We can look around us and see.
We have lost much,
and much remains.
We’re not helpless.
We have the ability to understand land health.
We can restore native perennials.

We can see what we need to do and do it.
Conservation is going on.
We can use land skillfully, frugally
and with affection.

We could benefit from leadership
and educational institutions
but we are learning from active groups,
from the bottom up.
Because of these efforts,
some things are changing
and they can continue to change.

We can have actual conversation,
discussion.
We should state the specifics of what we know
and admit what we don’t know.

We are working
at living a healthy vision
and aren’t doing it perfectly;
but we can achieve
a unity
of vision and work.

I came away from prairie festival
grateful once again
for great minds
and caring hearts
of the likes of Wendell Berry and Wes Jackson.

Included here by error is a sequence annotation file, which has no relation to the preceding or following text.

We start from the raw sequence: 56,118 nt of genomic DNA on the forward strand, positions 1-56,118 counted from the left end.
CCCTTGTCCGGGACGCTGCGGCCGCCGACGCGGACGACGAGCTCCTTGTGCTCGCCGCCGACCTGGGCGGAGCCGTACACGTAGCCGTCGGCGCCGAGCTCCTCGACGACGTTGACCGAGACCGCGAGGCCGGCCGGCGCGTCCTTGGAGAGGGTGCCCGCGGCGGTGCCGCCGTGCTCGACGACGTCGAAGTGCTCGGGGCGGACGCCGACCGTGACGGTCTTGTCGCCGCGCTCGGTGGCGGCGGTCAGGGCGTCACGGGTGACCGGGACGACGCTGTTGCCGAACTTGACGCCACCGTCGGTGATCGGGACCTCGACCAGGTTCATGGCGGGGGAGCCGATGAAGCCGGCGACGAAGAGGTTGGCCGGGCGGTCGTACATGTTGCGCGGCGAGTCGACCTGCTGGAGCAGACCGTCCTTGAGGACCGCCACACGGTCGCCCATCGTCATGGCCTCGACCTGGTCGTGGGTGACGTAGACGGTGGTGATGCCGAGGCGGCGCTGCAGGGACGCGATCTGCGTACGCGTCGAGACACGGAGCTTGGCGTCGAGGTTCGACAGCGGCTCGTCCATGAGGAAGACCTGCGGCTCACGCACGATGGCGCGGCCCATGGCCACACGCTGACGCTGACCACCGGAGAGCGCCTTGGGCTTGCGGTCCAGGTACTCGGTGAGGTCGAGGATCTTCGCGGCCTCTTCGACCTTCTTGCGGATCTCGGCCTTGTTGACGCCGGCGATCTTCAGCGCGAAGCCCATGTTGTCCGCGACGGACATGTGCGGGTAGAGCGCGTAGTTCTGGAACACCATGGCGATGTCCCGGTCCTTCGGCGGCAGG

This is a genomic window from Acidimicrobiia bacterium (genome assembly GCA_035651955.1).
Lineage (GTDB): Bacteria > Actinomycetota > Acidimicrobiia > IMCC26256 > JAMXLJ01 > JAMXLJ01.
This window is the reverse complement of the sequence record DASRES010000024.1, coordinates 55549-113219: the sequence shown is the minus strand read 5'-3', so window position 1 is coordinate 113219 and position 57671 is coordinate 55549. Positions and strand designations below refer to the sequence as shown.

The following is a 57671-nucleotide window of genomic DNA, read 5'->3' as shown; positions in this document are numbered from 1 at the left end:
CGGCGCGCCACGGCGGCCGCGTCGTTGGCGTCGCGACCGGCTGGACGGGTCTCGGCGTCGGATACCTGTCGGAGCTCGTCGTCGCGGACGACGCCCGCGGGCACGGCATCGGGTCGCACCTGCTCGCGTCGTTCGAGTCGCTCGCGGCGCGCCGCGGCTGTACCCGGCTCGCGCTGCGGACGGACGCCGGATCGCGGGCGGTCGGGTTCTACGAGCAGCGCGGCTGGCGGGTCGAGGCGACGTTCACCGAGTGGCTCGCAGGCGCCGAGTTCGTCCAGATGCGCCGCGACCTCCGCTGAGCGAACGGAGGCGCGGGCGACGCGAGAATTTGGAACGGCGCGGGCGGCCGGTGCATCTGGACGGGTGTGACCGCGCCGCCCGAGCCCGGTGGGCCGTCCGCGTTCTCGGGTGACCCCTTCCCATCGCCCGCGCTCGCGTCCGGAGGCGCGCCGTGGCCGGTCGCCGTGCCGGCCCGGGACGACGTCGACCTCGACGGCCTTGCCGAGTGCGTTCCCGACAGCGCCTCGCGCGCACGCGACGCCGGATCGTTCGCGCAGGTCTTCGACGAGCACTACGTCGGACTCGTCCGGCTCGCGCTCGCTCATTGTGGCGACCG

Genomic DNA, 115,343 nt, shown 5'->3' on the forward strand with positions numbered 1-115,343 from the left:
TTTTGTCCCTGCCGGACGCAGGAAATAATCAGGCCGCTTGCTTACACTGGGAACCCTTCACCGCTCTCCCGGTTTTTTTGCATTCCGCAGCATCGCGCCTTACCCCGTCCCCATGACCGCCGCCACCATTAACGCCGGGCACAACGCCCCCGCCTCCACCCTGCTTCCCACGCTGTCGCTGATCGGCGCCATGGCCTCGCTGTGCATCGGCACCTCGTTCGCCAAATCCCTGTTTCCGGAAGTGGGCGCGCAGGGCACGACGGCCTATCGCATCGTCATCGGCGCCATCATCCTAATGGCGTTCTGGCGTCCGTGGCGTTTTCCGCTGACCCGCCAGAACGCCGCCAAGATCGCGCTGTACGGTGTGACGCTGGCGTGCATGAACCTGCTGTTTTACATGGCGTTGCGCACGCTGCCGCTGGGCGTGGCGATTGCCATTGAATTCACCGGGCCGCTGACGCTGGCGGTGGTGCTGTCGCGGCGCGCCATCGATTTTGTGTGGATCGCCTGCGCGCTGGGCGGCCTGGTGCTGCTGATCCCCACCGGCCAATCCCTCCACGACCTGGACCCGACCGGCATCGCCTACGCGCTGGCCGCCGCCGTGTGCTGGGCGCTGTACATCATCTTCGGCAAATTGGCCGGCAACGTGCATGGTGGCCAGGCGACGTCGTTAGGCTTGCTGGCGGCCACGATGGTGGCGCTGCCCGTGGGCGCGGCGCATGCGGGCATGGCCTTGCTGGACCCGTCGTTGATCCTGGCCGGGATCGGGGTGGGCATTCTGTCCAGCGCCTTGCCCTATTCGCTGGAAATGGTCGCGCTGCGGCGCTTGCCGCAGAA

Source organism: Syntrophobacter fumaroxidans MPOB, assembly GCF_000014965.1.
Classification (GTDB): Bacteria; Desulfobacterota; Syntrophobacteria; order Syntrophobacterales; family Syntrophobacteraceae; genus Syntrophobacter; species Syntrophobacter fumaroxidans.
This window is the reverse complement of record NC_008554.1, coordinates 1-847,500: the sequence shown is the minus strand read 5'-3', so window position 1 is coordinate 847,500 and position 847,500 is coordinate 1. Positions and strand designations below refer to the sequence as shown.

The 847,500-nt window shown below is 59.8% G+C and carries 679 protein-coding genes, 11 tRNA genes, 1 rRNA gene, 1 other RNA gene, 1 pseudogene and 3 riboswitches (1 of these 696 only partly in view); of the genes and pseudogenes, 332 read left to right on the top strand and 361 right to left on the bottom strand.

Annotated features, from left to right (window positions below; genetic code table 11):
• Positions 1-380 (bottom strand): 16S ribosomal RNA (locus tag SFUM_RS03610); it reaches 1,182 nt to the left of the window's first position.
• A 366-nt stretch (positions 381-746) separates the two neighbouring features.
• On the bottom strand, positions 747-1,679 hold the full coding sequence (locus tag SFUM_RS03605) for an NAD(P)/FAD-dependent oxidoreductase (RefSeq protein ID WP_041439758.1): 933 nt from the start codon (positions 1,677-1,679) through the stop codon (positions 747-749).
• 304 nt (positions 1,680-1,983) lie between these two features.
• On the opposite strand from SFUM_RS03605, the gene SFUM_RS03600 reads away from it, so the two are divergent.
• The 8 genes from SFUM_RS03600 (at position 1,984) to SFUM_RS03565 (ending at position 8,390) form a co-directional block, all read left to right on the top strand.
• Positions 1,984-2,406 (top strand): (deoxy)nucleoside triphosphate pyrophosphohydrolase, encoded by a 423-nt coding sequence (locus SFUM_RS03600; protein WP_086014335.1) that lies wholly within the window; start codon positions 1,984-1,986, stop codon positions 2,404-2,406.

And I came away
able
to face the grim facts
and re-energized
to move forward
on a path
of hope
that we can
stand together
and care
for this beautiful,
beautiful
planet
and help it live.

The work that is done at The Land Institute
near Salina, Kansas,
is extraordinary.
With the prairie as his teacher,
founder Wes Jackson
is not only teaching the rest of us
how to live sustainably on Earth
but developing new agricultural systems.
For one thing,
he’s developing
perennial
edible
grasses.

Wes Jackson

Every September
The Land Institute
hosts a prairie festival
with outstanding lectures
by the country’s best scholars and practitioners.
This year,
to celebrate its 35th year,
Jackson has invited his old friend
Wendell Berry
to keynote the weekend.

Go.